When New York City's Mayor Michael Bloomberg recently kicked off an educational campaign to get people, especially the young, to lower the volume when using in-ear headphones (earbuds), it caused a lot of "nanny-state" controversy. Over and above the storm, however, is the fact that there has been a growing number of young teenagers experiencing noise-induced hearing loss, a jump of approximately 30% over the past couple of decades. Today, roughly 5 million children between 6 and 19 years of age report some degree of noise-induced hearing loss. These are not surprising numbers to doctors that treat the problem, or people who work around children and can see the amount of time that they wear earbuds and know the volume of the music.
It's a problem that has long plagued professional musicians. Studies have shown that members of bands and orchestras have a far greater chance of experience hearing loss than non-musicians of the same age. It's easy for modern bands, with a wealth of powerful electronics at hand, to crank up the volume in an attempt to engage the listener. However, it turns out that there is far more to it than just grabbing the audience. Turning up the volume was the only way that bass players and drummers were able to adequately hear the low-frequency sounds that they were producing.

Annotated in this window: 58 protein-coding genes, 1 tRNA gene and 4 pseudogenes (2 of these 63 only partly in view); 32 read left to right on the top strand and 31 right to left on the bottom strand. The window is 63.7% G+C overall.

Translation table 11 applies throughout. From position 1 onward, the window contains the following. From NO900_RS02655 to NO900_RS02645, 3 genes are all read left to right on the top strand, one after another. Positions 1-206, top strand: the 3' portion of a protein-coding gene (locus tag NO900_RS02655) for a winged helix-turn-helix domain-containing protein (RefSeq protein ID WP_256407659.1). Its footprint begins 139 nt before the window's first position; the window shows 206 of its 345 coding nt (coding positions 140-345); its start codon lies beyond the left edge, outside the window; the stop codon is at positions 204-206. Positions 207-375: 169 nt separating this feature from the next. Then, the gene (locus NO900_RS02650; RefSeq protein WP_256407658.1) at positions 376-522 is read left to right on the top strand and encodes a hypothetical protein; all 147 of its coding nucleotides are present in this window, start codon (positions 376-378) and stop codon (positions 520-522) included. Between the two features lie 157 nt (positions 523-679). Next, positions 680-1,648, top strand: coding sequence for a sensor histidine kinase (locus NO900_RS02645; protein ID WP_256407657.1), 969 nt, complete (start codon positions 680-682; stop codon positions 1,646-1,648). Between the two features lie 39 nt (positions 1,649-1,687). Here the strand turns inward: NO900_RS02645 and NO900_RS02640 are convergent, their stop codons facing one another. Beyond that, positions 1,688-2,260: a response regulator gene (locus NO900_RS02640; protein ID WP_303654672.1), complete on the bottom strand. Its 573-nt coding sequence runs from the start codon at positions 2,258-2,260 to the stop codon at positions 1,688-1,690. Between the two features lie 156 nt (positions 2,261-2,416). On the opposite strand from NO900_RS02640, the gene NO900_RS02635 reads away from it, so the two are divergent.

The Guitammer Company was, in fact, largely built as a superior answer to that exact problem. Founder Ken McCaw, an accomplished musician, composer, and producer, originally started the company in order to commercialize a patented guitar accessory called the Hammer Jammer, and was soon focusing on low-frequency audio transducers to solve a problem Ken (a bass player) and his drummer had. They wanted to be able to feel the low end without turning the stage monitors up so loud that it disturbed the rest of the band. Soon Marvin Clamme, former sound engineer for Tom Jones, Merle Haggard, the Beach Boys, and others, joined forces with Ken to develop the original transducer prototypes. After several years of product development, a patent was issued for this new magnetically suspended transducer.
The result is an innovative sound technology that effectively transforms low-frequency sounds into tactile chair vibrations that the listener can actually feel, solving the musician's problem. But that turned out to be only the beginning. Now Guitammer technology is being used in movie theaters and presentation sites all over the world, by Disney, IMAX, and AMC, to name a few, successfully enhancing the viewer experience.
To learn more about The Guitammer Company, visit guitammer.com
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